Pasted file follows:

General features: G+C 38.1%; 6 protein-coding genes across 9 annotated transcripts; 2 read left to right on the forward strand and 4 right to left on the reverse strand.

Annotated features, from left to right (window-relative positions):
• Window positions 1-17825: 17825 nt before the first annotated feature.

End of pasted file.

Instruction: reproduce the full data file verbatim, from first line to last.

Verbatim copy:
General features: G+C 38.1%; 6 protein-coding genes across 9 annotated transcripts; 2 read left to right on the forward strand and 4 right to left on the reverse strand.

Annotated features, from left to right (window-relative positions):
• Window positions 1-17825: 17825 nt before the first annotated feature.